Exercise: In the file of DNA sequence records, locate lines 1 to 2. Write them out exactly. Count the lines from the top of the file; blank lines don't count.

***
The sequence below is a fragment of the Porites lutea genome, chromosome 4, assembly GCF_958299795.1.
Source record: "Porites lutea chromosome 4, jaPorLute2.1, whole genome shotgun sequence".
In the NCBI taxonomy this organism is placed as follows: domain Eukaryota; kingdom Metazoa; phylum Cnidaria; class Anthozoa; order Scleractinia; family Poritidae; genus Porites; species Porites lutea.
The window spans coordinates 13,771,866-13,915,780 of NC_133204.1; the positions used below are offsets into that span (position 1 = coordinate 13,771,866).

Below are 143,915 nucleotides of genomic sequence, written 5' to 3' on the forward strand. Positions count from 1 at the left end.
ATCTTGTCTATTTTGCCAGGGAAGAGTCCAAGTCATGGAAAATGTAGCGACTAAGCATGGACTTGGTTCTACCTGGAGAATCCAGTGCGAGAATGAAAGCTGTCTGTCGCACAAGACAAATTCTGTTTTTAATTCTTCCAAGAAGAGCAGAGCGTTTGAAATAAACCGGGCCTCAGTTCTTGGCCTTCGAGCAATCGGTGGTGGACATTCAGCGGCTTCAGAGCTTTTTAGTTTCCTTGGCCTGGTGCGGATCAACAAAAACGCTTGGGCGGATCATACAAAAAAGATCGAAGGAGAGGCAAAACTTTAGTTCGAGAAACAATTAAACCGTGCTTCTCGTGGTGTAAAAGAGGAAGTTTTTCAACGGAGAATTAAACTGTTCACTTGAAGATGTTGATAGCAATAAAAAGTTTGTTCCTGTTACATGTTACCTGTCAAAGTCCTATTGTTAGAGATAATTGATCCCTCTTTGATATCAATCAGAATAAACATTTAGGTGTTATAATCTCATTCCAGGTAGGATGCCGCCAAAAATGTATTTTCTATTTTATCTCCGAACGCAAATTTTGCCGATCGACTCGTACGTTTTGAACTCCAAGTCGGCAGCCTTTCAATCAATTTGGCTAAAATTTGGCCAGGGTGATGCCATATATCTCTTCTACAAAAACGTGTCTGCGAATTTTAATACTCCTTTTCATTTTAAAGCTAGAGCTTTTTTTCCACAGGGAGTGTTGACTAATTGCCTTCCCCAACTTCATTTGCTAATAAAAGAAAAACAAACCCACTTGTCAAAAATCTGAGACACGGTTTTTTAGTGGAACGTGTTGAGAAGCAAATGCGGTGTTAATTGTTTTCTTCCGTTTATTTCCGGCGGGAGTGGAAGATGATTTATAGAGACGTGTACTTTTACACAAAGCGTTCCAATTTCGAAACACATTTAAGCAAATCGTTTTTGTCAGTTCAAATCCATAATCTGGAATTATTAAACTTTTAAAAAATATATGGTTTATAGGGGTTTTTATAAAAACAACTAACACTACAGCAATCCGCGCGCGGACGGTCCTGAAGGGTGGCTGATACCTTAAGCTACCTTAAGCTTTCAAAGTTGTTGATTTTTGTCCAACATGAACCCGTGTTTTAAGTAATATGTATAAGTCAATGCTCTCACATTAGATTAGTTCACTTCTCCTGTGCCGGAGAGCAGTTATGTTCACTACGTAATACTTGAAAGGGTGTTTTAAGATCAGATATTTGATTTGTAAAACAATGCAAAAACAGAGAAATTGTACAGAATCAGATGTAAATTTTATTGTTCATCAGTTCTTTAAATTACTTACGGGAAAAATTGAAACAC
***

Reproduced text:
The sequence below is a fragment of the Porites lutea genome, chromosome 4, assembly GCF_958299795.1.
Source record: "Porites lutea chromosome 4, jaPorLute2.1, whole genome shotgun sequence".